Friday, July 25, 2008

Hug your kids

My heart is bleeding after a story I read in the May 21 issue of the Oklahoma Gazette (the alternative newsweekly published in Oklahoma City). A couple took their nine-month old to the hospital because he was seizing and failing to thrive and had other problems he had been battling since birth. When they went in the next day to see him, they noticed he was behaving strangely and wincing when they touched him. Their doctor ordered a CT scan, and they found he had a skull fracture and was bleeding into his brain. DHS investigated the couple, thinking the baby's injury may have resulted from child abuse, but they found instead that it was caused by one of the nurses, who admitted that her actions caused him to hit his head (the article didn't specify what had happened). The baby died, months later, as a direct result of this injury and the family just settled the lawsuit with the hospital.

Once I read it, I wished Isaac were there with me so I could just grab him and hug him and be grateful for his presence in my life. I thank God every day that I'm fortunate enough to have a mother who can babysit every day while I'm at work so that I don't have to deal with day care, stories of abuse within their walls being so prevalent, especially lately. But not only do parents have to worry about their children in school and day care, but now we also have to wonder if they'll be hurt or killed at the hospital? The place they're supposed to go to get well, not the other way around? It's terrifying that this could and did happen, and my heart goes out to the parents of this little boy. I wish no one ever had to go through what they had to go through.

On another note, a different article in the same issue of the Gazette talked about urban gardening, and I think that may be my new obsession, along with making baby clothes (more on that one some other time). I've thought nonchalantly about gardening before, growing my own fruits and vegetables, but I've always dismissed the idea because I thought I didn't have time or I worried the dog would pee on everything, etc., etc., but I liked the assertion this article made that, in a time when everyone is trying to eat organically, there is no easier or cheaper way to do so than growing your own food. John's planted quite a few pepper plants, and I applaud him for that, but I won't touch them. His peppers are HOT.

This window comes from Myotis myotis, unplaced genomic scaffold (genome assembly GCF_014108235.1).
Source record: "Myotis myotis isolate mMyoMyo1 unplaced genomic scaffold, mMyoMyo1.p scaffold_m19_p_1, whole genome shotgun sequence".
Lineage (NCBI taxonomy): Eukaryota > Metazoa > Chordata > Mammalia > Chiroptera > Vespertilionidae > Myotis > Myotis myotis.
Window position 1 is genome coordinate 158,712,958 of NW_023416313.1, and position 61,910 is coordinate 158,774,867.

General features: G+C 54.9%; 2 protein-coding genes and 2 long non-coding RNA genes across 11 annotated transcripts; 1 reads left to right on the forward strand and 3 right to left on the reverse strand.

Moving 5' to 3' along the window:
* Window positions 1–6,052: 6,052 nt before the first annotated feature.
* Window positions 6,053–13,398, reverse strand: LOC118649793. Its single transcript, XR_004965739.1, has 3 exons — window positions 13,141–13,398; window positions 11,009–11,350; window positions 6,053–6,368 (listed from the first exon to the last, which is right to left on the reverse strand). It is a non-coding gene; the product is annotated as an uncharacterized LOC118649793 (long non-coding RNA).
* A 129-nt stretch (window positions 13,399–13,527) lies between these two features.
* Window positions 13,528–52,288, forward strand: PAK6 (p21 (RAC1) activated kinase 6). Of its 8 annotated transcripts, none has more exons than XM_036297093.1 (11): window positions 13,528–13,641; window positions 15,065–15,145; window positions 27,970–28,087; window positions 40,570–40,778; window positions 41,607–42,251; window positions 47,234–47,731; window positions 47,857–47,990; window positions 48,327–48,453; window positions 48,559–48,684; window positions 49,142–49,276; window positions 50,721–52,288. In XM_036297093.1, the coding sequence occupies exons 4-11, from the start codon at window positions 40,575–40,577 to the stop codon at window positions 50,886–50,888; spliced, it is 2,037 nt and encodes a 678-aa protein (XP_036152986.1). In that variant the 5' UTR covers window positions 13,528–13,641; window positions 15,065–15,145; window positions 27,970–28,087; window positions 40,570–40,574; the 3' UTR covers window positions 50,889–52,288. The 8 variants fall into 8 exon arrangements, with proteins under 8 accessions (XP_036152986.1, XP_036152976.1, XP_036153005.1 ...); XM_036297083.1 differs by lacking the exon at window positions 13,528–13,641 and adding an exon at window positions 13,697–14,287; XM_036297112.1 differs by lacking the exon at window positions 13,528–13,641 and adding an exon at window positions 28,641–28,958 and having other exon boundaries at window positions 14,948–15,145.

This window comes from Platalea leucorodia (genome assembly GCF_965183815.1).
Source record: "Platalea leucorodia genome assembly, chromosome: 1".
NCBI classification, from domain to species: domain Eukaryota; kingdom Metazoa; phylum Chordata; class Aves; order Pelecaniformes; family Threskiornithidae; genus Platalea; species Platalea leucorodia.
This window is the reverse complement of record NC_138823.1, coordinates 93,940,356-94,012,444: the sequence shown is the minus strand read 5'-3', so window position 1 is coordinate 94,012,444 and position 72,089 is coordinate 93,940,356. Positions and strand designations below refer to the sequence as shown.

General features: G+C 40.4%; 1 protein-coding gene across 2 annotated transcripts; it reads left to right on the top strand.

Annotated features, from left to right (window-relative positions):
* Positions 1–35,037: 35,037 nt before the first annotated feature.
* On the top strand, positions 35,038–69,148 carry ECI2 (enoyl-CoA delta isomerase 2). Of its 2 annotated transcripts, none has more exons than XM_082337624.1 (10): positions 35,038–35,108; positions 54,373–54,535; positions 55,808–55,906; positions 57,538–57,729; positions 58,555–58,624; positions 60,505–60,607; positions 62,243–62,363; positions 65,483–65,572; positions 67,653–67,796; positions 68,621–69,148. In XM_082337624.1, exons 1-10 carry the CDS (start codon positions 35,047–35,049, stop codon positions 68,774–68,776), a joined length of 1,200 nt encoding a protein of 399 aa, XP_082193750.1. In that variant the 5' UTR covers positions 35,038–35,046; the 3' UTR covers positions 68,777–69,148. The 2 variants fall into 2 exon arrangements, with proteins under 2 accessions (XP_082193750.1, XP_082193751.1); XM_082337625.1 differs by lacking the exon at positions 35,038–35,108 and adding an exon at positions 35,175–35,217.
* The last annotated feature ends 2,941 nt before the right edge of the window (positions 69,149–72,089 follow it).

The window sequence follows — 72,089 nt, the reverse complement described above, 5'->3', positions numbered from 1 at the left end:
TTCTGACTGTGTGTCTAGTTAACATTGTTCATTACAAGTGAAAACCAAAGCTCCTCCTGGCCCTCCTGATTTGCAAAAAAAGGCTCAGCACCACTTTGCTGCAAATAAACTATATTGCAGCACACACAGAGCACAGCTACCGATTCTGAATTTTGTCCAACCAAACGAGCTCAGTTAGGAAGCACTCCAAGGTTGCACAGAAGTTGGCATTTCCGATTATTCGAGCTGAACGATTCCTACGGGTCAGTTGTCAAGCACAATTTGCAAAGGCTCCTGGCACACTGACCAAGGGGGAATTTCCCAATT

I wish I'd had this notion last winter or in the spring, but I suppose it's not too late for fall gardening. The timing for that, in fact, is just right. I picked up a couple links (and added them to my list at right. I also stole some of yours, Tasha! Hope that's okay) and may head to the library to do some further research. (I got on this kick, literally, about 30 minutes ago.) What is nice is that John knows just about everything there is to know about grass and plants and soil and fertilizer, so he could be a lot of help. I'll let you know if I actually follow through with this idea or if it turns into yet another thing I'd like to try but never get around to. I was just thinking that, soon, I won't be able to shop the farmers' markets anymore, and buying organically from the grocery store is so, so expensive. I used to think that buying from markets would be expensive, but every purchase I've made has been comparable to or less than the amount of money I would have spent at the grocery store. Plus, what I buy from the markets tastes so much better than anything I've ever bought in a grocery store. Now there's some food for thought.

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